This principle is something that feels very intuitive at first blush, but in my experience, is rather challenging to adhere to, especially as a team.
I will present this principle as resolving a tension between two forces that are very familiar to me in the realm of developer experience. I am pretty sure that these forces are still present in any other product development, albeit they may have different specific traits.
When building developer products for others, we often have a situation where the development environments that our customers have are different from ours.
They may use different stacks, build systems, or apply different processes from ours. Conversely, we may have our special tools that we’re used to and our particular practices that we employ to be more productive.
This difference forms the basis for the tension. Clearly, to ship a product that my customer loves and is willing to adopt means that I need to understand their environment. I need to know deeply the problems that they are facing every day: what is difficult? What is easy? Where can I help?
At the same time, I have my own environment that I am very comfortable in, honed by years of practice and incremental improvements. This is the environment that works best for me. This is the environment that I understand deeply, with all its quirks and idiosyncrasies.
The platonic ideal here is that I have it both ways: I deeply understand both environments, am able to hold both of them in mind, and develop for one while working in another. If you can do this, kudos to you. But more than likely, there’s a bit of self-delusion going on. Based on my experience, this is simply not possible.
Instead, we subconsciously lean toward problems that we encounter in our environments, and tend to be blind toward the ones that our potential customers have. When we ship a thing, it looks like an alien artifact. It appears to solve problems that our customers don’t have, or try to solve their problems in weird, unworkable ways.
Imagine you’re an alien who was hired to be a chef. You’re asked to cook for humans. You can’t eat human food, and some of it looks revolting, honestly. Fried eggs. Blegh. How likely are you to cook something that humans will like?
This tension grows stronger if the difference between the environments is large. Putting it very bluntly: if our developer experience is so different that it feels like an island, we can’t build developer experience products that others will love — or even understand.
To resolve this tension, we must live as our customers. We must strive to shift to as close to the same environment as they have. If our customers use Github as their primary tool, we’d better use Github, as well. If the customers we target mostly use Fortran (bless them!), well then we must learn and adopt it as well.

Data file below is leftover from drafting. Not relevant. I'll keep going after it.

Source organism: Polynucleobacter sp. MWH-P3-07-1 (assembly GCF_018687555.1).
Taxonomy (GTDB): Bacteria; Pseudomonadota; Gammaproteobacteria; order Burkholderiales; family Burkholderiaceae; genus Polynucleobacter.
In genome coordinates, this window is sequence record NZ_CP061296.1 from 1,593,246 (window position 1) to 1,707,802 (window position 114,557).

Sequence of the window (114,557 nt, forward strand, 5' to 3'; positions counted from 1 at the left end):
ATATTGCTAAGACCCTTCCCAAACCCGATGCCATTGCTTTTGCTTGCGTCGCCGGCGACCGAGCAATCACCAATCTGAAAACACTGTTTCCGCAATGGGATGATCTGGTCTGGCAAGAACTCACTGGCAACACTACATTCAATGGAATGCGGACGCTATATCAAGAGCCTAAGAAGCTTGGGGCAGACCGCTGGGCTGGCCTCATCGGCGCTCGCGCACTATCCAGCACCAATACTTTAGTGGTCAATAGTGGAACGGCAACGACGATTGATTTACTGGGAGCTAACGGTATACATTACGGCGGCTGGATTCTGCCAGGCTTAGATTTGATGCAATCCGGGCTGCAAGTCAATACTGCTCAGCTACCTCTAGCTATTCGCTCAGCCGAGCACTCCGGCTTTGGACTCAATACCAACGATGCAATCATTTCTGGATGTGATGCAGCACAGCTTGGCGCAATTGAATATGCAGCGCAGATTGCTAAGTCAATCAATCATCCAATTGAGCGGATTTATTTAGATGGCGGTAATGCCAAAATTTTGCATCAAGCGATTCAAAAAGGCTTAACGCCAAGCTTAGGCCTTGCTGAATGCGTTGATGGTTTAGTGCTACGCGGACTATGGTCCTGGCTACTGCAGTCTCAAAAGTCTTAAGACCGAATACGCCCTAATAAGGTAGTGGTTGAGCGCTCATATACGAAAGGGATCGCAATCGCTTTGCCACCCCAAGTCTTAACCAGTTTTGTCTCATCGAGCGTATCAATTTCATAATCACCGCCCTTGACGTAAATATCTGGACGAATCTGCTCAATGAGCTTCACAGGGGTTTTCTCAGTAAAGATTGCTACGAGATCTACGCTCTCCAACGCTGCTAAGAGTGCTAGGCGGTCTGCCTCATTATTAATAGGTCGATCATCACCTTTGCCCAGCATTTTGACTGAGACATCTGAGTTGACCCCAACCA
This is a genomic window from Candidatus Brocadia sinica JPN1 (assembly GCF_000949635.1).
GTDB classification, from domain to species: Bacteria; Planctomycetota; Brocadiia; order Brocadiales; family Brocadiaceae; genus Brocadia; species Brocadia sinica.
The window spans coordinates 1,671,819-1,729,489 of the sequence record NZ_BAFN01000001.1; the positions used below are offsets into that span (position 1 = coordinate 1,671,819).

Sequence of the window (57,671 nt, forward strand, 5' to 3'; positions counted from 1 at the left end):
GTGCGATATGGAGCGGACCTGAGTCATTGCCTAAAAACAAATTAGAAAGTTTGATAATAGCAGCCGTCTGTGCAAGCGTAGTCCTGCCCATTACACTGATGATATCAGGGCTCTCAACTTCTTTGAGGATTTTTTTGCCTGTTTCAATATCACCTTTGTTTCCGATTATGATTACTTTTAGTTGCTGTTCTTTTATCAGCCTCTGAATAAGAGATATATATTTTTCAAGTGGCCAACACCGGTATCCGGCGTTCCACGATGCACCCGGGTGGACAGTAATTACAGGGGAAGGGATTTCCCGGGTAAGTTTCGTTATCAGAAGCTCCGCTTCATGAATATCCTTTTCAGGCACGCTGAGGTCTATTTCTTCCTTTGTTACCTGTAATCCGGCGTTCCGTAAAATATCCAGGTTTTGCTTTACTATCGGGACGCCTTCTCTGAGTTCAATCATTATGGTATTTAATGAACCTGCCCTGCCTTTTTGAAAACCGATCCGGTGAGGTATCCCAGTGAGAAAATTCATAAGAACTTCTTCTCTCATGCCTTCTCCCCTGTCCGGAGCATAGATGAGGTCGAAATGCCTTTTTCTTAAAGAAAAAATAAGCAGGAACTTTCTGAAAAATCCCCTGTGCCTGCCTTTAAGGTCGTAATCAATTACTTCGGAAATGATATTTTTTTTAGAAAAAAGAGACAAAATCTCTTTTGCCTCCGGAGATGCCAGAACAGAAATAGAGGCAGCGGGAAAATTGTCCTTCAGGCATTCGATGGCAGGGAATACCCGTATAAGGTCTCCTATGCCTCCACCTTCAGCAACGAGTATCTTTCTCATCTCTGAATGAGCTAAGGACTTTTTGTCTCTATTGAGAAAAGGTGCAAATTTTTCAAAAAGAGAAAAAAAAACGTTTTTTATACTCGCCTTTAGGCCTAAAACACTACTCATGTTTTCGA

Applying this principle is usually super-uncomfortable at first. Nobody wants to abandon their well-worn saddle. The new saddle will cause cramps and sore muscles for a while. Expect a lot of pushback and well-reasoned arguments to return to the trusted old saddle. “This bug tracker sucks! I can’t even use keyboard shortcuts to navigate between issues! Our is so much better!” “OMG, this build system is arcane! What is all this XML stuff?! I thought we were in the 21st century?!”
There’s a kind of test that is built into this struggle. We signed up to build for these customers. Do we actually want to do that?
If the answer is still “yes”, we will find that we will be better off in the long term. We will have a much deeper sense of what our customers need, and where the pain points are. We will be able to spot them early and build things that they want to use.
It seems pretty obvious that there is some sort of cyclical nature to technological progress. There seems to be a rhythm to how things happen, and many words were written to discern the structure of the cycle. My introduction to the cycle came by way of Tim Wu’s The Master Switch. In that book, the author proposed a cyclical rhythm of open and closed ecosystems alternating as new innovations emerge. Echoes of similar dynamics are found in Crossing the Chasm, The Innovator’s Dilemma, and other books. It’s like everyone is pointing at the elephant and trying to glimpse the full shape of it.
A tiny part of this elephant is the rise of makers. The rise of makers is the time in this cycle of progress when those who tinker and prototype emerge as the best candidates for finding the Next Big Thing.
Every story of a tech giant’s humble beginning in a garage is the story of makers. My assertion is that the reason why we hear fewer of these stories in some periods of time than others is not because we run out of bright, entrepreneurial minds and certainly not because we run out of garages. Rather, the prominence of makers is a function of the cycle of technological progress.